Decoding Careers: the (mostly) fake world of online endorsements.

Have you ever wondered why everybody is an “A” player on professional social websites? And why is it that all people who asked for an endorsement they have all an awesome review? I have been wondering since the beginning of Linkedin, Twitter, etc.

Personally, I have chosen from the very beginning not to give any online reviews for anybody, including people that I know they are even “A+” professionals. It’s a choice and I will explain later why. For giving reviews to individuals, I leave my personal email or telephone number and HR or recruiters can email/call me for my professional opinion. A personal touch with an honest endorsement.

Why am I against online reviews? When professional networks started to gain popularity, I was realizing that endorsements were not reflecting the truth. In a specific example, many years ago a colleague in our company got laid off due to different reasons, but for sure his low performance was the main one. The person in question requested an online endorsement to a lot of people including me. I was so embarrassed as I was not expecting this invite: I thought my self that if I would write a review, he probably would never get a job. As I was struggling through this process to either fake the endorsement or make it neutral, the first reviews started to show up publically by other people. And I could not believe it: people who in a normal day of life would hate this person for his bad performance reviewed him as “the best of the best”. And a couple of more of these situations came through as well. People just not dare to expose themselves to the truth, so they fake the reviews (evil: or they just send bad people to the competition). Anyway, from that point, I decided not to give online reviews.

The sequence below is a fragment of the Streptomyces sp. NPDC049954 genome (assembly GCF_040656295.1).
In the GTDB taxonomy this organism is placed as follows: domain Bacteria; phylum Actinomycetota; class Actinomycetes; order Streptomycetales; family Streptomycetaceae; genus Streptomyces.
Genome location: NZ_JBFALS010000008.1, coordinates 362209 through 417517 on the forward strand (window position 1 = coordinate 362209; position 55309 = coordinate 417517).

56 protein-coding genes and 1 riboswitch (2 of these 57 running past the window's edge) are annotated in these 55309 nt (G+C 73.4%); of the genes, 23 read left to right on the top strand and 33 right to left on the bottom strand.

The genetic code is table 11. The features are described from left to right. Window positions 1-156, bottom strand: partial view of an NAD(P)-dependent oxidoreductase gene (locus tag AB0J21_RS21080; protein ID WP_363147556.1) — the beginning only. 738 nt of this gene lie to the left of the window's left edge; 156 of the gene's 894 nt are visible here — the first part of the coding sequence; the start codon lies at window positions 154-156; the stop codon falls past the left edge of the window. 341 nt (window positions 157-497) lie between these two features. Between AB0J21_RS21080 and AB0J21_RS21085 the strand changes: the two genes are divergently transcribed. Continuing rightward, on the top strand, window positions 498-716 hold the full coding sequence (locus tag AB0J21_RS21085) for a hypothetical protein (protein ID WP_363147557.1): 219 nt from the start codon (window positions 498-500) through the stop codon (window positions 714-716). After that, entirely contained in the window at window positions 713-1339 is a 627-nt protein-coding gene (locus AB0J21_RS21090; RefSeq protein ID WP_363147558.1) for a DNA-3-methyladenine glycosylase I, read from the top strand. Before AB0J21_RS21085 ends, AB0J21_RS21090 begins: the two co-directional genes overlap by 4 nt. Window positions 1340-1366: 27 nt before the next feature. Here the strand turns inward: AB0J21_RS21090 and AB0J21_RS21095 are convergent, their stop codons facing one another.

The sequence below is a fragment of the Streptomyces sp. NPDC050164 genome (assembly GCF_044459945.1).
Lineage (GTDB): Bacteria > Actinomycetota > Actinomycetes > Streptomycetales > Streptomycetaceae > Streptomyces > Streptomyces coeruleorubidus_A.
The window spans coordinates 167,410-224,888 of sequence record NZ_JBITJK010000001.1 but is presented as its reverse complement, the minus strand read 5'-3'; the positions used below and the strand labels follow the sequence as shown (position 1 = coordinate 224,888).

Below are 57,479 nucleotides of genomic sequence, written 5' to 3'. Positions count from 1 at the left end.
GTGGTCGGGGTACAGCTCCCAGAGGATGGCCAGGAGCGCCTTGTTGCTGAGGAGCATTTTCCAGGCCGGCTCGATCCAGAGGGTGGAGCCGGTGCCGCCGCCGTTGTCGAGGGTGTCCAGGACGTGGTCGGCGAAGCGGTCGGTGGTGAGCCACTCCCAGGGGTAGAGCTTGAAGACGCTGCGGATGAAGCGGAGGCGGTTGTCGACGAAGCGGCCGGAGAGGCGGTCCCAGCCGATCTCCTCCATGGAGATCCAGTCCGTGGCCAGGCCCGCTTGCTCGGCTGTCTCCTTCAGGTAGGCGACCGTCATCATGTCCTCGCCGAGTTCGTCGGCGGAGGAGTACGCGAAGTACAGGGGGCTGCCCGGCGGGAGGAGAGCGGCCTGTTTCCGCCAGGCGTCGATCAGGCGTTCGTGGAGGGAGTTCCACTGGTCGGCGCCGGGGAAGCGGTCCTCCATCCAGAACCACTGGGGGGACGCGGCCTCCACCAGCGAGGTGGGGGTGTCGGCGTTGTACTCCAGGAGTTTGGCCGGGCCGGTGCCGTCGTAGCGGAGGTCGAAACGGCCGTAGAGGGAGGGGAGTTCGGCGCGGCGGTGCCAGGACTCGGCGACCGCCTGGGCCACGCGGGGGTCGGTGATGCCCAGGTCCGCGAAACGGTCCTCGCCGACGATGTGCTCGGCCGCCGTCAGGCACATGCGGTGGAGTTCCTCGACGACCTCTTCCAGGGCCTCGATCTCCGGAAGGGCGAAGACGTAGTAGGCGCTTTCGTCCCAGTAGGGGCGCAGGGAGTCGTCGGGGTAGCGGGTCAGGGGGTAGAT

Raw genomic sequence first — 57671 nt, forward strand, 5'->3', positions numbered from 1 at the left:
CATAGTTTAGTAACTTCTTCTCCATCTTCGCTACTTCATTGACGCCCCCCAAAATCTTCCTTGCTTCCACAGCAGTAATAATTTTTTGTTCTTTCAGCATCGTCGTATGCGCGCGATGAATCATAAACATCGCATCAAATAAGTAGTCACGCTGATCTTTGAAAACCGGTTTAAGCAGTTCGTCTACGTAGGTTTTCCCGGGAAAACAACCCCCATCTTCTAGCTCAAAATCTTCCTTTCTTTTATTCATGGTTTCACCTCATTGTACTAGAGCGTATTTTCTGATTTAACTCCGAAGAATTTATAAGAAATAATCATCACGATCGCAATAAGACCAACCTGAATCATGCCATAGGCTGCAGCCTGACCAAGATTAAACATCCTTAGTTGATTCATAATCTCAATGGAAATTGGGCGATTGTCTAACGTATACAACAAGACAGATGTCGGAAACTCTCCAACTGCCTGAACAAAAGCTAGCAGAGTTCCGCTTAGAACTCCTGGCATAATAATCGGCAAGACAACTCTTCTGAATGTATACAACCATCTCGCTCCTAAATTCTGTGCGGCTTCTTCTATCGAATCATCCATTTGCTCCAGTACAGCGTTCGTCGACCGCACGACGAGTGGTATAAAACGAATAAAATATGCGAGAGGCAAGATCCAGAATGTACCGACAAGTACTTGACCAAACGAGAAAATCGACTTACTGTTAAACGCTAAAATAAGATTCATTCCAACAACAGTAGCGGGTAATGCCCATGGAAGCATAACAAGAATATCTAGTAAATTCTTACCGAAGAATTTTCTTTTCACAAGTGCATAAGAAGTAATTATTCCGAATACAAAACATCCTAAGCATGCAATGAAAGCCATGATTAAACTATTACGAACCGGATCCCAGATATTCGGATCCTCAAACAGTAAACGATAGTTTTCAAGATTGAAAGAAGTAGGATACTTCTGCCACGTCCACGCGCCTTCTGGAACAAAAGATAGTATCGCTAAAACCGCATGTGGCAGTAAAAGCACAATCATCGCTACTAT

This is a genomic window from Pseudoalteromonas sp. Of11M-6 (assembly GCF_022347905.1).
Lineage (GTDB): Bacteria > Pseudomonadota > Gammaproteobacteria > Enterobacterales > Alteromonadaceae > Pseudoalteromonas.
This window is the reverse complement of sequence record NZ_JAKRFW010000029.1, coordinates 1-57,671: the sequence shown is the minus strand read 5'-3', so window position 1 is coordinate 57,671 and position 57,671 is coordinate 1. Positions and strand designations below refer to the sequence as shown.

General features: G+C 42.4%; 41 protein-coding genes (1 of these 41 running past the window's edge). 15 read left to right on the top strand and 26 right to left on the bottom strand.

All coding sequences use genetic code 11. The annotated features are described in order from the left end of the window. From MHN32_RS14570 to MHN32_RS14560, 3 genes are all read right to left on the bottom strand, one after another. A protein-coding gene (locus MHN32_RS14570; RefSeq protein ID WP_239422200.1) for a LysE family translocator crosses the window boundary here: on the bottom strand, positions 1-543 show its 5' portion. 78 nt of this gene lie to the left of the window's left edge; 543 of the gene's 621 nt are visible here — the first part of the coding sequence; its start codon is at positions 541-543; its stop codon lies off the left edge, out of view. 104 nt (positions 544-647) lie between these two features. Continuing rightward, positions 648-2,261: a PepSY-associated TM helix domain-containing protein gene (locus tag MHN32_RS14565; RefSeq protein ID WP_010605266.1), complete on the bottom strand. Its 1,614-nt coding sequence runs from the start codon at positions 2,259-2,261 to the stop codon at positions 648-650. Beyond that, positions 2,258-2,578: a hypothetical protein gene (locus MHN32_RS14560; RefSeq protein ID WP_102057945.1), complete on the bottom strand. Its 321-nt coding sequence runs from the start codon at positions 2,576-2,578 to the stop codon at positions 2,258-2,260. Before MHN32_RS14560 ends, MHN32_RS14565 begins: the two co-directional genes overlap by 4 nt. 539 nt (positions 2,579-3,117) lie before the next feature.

Well, not all online reviews are per se fake and there are “A” players out there, but it is just impossible that all people with endorsements on professional social sites are all that good. But there is another twist to this story: your name.

When you give an endorsement to a person, it is a time snapshot: at that moment of your and his/her career life, you are giving an (honest) review of the professional. But you don’t know what this person will do in the future: good or bad things, nobody knows, but remember, your name is out there with your so positive review about that person. That makes you as professional very unreliable too. Imagine a job interview when the hiring manager is realizing that the person is totally not a good candidate, and the manager reads your review and things: how is this possible?

Have you also wonder why would people ask for a public endorsement? This is not Instagram or Facebook where we asked to like a picture, this is your professional judgment on an individual. My theory is that excellent professionals do not need an online endorsement. “A” players are known through informal networks and if they lost their job “by accident”, they will be hired in no time. No need for public endorsement. People who ask for or they have tons of endorsements online are per definition suspect to me.

Hiring really good people is one of the most difficult tasks a manager has. And again you don’t want your name associated with a bad candidate: the law of association makes you also … bad.

Massimo

 

 

 

 

 

 

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